Where’s The Glamour?

Snippets from The death of elegance: Bruce Oldfield on how modern women are swopping effortless style for vulgar overkill:

‘It’s gone, hasn’t it? We’ve sort of lost it,’ he says, shaking his head. ‘I don’t know why it’s happened, but in a way it’s become an age thing. I can think of a lot of women clients of mine who are well into their 50s or 60s who are still quintessentially very elegant. They wear simple, good-quality clothes and they just get it right – but there don’t seem to be any role models among the younger women.’

It’s a rather surprising sentiment from a designer who has counted a number of high-profile celebrities among his clients – Catherine Zeta-Jones, Jemima Khan and Sienna Miller, not to mention that ultimate clothes horse, Diana, Princess of Wales, who for a time cited him as her favourite couturier

Nonetheless, he is adamant: despite the slew of polished, svelte A-listers currently stalking Planet Celebrity, Oldfield, 58, is ‘hard pushed’ to think of anyone who has anything approaching an effortless natural style who is not currently in their sixth or seventh decade.

‘I can think of plenty of women in their 60s, the [Catherine] Deneuves of this world, but I can’t think of any under 50,’ he insists. ‘The only one I can really think of who doesn’t make many mistakes is Princess Caroline of Monaco – she always looks sharp and chic. But then she’s in her early 50s, too.’

Hooray for mature ladies then, hmm? *wink*

But there’s more…

‘I don’t like too much warpaint and hair. I think very few of them have got that pure style that Audrey Hepburn or Grace Kelly had. It’s the sense of underlying polish that’s often missing,’ he says. ‘If someone’s got good, clean skin, with not too much make-up on, and good, clean hair that’s bouncy, and the nails are clean and not overly done, then you can put anything on her and she’s going to look good.

‘I don’t like to see serried ranks of the same dress in ten different sizes. It drives me to despair, in fact. It’s hard to see anything and get excited – it just makes it look like everyone and her mother is going to have the same frock. There’s a lot of rubbish out there and people accept it. It’s a case of doing it properly and not taking the mickey out of customers.’ Most people, it must be said, don’t seem to mind – if they can get a top for £10 they don’t expect, or perhaps more pertinently, couldn’t care less about, quality stitching.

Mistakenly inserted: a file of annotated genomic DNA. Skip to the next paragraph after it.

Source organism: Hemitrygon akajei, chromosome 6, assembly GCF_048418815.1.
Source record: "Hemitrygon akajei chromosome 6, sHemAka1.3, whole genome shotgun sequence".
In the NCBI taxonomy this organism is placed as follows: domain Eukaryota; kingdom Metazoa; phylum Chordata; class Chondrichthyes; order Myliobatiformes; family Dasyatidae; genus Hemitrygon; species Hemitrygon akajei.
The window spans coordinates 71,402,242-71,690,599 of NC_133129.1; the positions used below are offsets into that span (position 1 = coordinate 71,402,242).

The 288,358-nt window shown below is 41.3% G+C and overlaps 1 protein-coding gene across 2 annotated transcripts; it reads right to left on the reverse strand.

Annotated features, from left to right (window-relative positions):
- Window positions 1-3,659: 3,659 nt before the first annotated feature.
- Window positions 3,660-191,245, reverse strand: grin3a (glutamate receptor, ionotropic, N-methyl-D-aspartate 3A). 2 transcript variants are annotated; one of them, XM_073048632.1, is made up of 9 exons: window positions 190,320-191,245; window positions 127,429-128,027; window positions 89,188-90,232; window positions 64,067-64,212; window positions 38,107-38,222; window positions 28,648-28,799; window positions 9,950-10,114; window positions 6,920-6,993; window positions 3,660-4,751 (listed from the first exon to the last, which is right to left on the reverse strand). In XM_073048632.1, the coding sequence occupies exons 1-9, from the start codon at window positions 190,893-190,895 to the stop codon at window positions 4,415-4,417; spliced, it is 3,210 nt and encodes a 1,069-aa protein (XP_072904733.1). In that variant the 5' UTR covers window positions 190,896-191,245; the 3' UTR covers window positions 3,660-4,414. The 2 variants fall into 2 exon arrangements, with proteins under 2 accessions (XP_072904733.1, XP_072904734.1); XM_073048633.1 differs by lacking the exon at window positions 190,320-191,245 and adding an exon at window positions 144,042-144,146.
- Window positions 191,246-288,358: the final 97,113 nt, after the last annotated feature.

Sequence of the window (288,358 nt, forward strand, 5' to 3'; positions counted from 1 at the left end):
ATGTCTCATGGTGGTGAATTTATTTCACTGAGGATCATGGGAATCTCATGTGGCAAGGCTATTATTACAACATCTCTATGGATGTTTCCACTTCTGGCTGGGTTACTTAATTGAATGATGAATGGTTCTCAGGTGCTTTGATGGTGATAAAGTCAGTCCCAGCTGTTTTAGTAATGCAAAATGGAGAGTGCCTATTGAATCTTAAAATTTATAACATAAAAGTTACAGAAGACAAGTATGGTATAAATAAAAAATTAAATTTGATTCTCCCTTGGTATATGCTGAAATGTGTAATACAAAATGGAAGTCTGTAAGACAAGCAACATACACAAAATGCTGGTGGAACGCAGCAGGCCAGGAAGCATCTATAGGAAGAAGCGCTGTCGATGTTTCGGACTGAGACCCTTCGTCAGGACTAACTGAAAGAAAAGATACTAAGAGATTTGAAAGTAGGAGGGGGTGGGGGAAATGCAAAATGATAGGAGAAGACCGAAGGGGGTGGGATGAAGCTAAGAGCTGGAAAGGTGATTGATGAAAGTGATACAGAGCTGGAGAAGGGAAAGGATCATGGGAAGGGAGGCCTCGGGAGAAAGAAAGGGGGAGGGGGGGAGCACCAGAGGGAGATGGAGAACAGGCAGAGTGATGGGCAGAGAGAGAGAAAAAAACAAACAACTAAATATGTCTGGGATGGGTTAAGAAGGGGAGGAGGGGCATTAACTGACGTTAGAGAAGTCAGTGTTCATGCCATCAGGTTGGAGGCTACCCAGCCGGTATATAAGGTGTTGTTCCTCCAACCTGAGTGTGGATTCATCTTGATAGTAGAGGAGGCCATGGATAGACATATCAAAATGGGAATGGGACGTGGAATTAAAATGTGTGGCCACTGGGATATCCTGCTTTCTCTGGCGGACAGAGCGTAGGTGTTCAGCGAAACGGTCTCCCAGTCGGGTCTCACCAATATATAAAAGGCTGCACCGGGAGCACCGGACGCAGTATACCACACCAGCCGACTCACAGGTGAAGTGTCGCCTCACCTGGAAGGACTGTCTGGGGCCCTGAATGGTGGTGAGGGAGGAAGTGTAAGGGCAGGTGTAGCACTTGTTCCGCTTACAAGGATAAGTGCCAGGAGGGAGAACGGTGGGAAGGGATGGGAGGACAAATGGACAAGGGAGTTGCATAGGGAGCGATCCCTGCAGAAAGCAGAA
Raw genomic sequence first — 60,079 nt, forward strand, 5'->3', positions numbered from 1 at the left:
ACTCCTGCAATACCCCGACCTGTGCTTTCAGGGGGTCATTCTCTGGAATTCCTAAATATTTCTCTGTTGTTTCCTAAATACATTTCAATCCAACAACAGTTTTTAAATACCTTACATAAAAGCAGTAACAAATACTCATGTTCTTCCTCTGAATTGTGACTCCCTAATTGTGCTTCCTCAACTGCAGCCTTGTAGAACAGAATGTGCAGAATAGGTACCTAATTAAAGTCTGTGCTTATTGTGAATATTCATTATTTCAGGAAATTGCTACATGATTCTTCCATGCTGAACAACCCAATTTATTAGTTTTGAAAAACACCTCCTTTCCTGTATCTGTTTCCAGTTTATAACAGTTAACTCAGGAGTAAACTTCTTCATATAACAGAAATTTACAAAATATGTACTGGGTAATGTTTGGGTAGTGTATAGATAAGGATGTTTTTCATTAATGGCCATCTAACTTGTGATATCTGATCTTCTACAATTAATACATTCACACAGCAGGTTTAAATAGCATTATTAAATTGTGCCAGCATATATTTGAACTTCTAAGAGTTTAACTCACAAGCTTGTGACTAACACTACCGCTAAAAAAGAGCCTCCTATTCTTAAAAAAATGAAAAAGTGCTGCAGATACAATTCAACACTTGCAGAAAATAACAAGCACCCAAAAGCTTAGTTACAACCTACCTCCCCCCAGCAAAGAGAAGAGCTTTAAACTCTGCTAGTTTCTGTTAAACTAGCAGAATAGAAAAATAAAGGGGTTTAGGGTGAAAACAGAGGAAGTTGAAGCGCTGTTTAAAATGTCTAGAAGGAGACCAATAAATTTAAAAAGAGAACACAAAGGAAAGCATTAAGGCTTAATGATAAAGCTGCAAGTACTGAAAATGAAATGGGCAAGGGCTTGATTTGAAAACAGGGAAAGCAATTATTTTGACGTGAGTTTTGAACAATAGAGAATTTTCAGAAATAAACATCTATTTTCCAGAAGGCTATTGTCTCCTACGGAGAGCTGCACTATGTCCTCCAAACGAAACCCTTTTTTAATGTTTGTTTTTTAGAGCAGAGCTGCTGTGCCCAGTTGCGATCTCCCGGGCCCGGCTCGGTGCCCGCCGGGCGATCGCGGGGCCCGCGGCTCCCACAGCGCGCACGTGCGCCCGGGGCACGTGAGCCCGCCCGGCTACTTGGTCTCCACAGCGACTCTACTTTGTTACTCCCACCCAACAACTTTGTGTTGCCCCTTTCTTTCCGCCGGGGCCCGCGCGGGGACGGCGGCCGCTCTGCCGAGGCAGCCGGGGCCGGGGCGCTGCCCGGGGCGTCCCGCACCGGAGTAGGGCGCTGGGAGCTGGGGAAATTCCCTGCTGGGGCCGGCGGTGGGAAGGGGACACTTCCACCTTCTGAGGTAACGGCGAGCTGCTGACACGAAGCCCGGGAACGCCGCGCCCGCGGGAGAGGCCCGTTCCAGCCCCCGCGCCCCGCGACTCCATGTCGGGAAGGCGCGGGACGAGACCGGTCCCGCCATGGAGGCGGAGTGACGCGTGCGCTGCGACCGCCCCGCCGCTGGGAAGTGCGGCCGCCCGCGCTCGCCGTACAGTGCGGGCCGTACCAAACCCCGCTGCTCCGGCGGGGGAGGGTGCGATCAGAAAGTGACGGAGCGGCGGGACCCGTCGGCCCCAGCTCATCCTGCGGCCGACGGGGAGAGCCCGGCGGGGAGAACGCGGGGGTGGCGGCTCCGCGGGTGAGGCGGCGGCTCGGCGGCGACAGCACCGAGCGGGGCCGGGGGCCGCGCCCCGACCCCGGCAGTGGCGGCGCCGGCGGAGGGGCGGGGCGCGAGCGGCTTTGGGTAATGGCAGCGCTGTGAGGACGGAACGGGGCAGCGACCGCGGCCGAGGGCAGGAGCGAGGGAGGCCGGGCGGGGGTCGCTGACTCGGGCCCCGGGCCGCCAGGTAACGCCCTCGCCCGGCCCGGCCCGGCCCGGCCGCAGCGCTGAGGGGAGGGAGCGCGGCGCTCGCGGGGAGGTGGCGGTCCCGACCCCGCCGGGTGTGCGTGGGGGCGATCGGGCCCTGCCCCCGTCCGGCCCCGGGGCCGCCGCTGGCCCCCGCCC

Now, if anything, it is almost a badge of honour among the shopping public that their clothes are cheaper than a round of drinks. ‘There’s definitely this feeling with the English that it’s kudos to have found something cheap and they think they’re fooling everybody. But things that are cheap usually look cheap,’ he insists.

I rather concur. “Letting it all hang out,” is fine as an attitude of honesty; but when it comes to fashion, it’s, well, casual Friday every day & everywhere. It’s ruined many-a-thing.

But then, hasn’t the designer heard of foundation garments?

‘My aim was, and is, to flatter. It always has been. My clothes do well because they’ve got structure – they look soft on the outside but they’re hard on the inside, they’ve got things to pull you in, bottoms and tummies etc, and people like that. My aim is to make you look the best you can and if that means a little bit of internal pulling and hoisting up, then so be it.’

I daresay all the looks he loves are due to proper foundation garments.

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